Science Scope

Charge your phone by typing on it

Posting in Energy

Normally, typing on your phone uses up a bit of its battery life. But a new breakthrough could use the pressure from your typing to charge the battery.

It's Murphy's Law: the more you use your phone, the less battery power you have.

But a new breakthrough could make the opposite true: the more you use your phone, the more battery life you have.

A team of Australian researchers has pioneered a technique that exploits a simple fact: every time you tap on your phone, you use a bit of energy to do so.

They turned that mechanical energy into electricity -- and, in the process, showed the way to ever-charged batteries for smartphones and all kinds of devices.

The researchers at RMIT University in Melbourne and Australian National University (ANU) combined piezoelectrics, which are materials that can convert mechanical pressure into electrical energy, with thin-film technology to generate power by tapping.

In the past, piezoelectric thin films have failed commercially because they were not able to calculate how much power would be created by a particular amount of pressure.

This ANU article quotes lead co-author Dr. Madhu Bhaskaran from RMIT:

This is the first time we have been able to say that applying a particular amount of pressure will create specific values of voltage or current. By characterising piezoelectric thin films for the first time, it takes it a step closer to the next level technology or integrating it into existing technology.

So far, she and her team, who published their result in the June 21st issue of Advanced Functional Materials, have only been able to generate small amounts of energy through the films. Their next step is to determine how to amplify the voltage while integrating them into small, low-cost structures that can be used by microchips, which are central to devices like smartphones and computers.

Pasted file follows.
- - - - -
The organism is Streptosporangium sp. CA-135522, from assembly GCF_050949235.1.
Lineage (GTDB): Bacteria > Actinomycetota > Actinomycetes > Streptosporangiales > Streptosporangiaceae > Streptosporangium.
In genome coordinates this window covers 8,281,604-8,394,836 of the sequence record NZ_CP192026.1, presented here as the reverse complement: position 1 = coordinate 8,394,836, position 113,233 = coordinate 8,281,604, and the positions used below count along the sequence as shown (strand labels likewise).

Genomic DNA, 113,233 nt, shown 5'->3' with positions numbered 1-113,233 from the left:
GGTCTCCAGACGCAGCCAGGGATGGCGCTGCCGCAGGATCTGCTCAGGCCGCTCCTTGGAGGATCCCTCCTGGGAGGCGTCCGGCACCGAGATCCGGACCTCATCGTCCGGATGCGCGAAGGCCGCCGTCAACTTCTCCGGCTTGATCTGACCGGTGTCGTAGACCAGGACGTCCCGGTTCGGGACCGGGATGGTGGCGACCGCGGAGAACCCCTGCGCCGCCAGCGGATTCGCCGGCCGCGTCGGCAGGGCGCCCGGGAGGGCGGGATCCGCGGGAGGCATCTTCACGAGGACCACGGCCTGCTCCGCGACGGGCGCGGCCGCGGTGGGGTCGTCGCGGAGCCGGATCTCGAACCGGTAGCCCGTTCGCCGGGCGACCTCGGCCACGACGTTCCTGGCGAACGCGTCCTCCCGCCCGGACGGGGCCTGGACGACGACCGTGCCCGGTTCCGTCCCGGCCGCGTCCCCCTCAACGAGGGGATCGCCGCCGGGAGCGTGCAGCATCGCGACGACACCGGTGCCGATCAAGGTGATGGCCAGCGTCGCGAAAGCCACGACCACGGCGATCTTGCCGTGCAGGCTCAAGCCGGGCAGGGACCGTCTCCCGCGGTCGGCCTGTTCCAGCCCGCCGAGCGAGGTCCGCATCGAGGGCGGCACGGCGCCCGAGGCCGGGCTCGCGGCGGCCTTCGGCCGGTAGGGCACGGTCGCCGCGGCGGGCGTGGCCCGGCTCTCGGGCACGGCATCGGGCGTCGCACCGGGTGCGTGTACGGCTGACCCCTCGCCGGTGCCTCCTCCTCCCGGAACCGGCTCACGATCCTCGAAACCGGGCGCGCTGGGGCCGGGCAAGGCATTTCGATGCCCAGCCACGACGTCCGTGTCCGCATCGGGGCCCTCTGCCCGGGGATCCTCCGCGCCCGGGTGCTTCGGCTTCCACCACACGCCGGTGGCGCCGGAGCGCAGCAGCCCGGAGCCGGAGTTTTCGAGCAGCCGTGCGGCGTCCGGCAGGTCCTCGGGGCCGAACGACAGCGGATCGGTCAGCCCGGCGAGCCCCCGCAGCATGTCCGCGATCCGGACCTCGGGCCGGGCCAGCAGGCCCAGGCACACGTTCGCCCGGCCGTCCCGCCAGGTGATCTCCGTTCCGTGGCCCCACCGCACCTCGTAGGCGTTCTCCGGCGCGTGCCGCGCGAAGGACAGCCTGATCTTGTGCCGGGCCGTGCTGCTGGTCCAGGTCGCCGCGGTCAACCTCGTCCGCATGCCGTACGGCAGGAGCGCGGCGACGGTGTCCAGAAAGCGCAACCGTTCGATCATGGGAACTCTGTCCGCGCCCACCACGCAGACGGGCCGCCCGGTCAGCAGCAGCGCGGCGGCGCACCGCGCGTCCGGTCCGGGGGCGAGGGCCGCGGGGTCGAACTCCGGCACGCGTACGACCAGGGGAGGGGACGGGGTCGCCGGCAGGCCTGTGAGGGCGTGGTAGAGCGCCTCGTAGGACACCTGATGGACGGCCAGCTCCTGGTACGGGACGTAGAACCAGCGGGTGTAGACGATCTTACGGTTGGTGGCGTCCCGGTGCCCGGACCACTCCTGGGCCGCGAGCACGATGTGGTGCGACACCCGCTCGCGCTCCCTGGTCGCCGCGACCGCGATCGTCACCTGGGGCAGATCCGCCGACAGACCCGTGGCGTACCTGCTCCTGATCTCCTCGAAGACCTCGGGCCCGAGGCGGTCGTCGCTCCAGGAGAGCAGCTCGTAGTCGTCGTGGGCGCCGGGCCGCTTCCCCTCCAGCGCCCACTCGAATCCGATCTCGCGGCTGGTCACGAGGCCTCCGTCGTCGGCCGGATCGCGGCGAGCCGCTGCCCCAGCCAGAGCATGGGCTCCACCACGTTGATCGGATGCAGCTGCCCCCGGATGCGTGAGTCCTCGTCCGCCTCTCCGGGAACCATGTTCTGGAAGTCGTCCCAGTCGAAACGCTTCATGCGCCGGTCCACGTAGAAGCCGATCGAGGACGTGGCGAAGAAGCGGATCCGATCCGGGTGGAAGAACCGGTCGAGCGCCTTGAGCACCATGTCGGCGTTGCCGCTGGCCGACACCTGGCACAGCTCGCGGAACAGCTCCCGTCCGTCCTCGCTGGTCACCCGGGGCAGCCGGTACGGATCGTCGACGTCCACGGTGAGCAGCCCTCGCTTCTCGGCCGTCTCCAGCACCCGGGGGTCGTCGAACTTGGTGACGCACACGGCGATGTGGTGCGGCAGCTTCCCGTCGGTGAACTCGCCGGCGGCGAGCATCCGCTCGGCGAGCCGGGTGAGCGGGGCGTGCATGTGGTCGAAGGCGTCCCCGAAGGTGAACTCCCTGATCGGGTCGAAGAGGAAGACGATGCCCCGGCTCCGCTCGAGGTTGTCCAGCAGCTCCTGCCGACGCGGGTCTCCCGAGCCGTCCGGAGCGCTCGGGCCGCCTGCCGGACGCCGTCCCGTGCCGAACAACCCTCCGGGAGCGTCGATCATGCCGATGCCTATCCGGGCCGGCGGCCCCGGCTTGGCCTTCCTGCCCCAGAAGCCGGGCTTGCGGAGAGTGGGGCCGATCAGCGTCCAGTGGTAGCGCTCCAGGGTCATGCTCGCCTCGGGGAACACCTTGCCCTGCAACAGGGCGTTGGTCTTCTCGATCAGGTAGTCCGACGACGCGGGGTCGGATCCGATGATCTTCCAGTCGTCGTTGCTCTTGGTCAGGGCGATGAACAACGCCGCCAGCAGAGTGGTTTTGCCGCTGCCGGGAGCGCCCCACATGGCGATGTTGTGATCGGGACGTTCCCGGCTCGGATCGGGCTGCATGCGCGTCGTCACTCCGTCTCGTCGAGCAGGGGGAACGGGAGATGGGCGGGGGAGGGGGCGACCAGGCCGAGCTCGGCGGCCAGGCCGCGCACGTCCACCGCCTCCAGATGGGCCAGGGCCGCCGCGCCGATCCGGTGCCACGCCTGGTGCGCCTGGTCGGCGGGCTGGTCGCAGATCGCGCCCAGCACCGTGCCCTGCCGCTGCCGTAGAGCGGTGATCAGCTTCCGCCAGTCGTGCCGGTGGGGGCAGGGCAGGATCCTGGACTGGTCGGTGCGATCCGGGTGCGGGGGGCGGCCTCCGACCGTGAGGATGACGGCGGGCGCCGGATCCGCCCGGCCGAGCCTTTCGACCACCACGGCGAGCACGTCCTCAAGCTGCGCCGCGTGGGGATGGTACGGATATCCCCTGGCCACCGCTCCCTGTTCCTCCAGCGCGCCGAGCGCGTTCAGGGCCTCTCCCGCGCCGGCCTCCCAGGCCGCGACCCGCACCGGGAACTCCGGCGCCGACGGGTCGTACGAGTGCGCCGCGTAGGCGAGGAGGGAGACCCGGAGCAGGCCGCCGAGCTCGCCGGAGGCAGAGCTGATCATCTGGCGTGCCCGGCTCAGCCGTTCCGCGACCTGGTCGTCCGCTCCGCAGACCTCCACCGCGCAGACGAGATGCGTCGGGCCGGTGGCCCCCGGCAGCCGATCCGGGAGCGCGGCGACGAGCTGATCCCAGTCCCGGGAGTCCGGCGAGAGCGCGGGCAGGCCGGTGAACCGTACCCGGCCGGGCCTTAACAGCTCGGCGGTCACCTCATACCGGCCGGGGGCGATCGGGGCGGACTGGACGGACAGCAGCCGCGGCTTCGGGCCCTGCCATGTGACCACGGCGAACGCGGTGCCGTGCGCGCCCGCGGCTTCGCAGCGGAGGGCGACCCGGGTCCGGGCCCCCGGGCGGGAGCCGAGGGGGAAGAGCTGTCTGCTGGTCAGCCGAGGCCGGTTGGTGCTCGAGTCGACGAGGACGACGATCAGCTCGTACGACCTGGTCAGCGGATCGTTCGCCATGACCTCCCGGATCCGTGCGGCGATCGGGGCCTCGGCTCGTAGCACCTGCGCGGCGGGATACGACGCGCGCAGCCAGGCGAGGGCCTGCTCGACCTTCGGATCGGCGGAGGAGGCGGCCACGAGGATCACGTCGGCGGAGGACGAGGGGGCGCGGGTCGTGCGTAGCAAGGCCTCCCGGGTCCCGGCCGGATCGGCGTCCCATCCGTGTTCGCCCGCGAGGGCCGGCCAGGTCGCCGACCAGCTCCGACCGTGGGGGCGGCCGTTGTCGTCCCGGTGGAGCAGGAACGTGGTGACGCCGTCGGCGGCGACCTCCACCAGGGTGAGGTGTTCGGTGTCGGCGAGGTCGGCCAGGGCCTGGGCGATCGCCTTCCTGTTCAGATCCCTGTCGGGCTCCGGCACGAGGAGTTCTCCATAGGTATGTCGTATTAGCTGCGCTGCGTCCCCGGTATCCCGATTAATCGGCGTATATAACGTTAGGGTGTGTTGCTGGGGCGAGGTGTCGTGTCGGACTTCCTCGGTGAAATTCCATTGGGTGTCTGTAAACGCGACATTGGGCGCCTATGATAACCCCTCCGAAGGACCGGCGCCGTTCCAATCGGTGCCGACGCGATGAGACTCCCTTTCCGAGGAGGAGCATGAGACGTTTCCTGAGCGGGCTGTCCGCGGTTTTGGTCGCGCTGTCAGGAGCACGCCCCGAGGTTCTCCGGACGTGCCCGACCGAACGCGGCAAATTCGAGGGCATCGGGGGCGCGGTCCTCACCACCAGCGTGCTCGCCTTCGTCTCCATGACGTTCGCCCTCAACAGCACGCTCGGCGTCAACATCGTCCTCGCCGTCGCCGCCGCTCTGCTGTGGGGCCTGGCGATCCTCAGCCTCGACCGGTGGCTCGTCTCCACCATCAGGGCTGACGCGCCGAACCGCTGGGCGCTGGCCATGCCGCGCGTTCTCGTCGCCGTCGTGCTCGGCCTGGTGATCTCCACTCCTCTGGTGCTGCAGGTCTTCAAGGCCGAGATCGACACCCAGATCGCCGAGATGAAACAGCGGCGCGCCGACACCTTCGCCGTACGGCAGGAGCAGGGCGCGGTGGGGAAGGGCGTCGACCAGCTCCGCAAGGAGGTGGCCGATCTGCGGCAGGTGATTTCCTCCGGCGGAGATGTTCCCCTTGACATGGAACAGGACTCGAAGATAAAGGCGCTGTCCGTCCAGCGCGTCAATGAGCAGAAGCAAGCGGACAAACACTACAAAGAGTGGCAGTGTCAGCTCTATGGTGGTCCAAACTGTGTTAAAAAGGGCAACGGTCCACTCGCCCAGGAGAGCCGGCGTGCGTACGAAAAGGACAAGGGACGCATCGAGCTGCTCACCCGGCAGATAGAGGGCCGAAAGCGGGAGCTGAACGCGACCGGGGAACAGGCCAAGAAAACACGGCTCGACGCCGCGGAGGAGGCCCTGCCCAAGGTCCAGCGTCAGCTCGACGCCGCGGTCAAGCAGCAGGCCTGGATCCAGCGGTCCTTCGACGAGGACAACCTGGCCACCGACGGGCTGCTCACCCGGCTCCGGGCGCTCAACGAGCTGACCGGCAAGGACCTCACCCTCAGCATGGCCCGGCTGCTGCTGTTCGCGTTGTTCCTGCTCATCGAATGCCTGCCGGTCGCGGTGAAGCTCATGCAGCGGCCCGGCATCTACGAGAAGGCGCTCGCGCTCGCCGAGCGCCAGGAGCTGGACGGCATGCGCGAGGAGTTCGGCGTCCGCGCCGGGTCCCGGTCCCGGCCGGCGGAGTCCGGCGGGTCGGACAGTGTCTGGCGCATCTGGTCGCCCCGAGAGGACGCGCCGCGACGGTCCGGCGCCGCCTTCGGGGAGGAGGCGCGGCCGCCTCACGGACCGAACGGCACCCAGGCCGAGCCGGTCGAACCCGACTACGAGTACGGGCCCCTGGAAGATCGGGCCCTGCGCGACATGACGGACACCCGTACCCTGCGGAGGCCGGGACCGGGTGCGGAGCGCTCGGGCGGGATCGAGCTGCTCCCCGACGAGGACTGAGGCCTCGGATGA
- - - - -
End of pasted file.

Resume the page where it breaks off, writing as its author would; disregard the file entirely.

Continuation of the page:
She expects it will be two or three years before piezoelectrics are routinely incorporated into gadgets. And at that point, it sounds like she envisions them everywhere, as she said in this Physorg.com story:

The power of piezoelectrics could be integrated into running shoes to charge mobile phones, enable laptops to be powered through typing or even used to convert blood pressure into a power source for pacemakers -- essentially creating an everlasting battery.

If that happens, then you definitely won't need the solar-powered bikini to power your phone.

via: CNET, Physorg.com

photo: James Giggacher

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Laura Shin

Features Editor

Laura Shin has been published in The New York Times, The Wall Street Journal and The Los Angeles Times, and is currently a contributor at Forbes. Previously, she worked at Newsweek, the New York Times, Wall Street Journal and LearnVest. She holds degrees from Stanford University and Columbia University's Graduate School of Journalism. Follow her on Twitter. Disclosure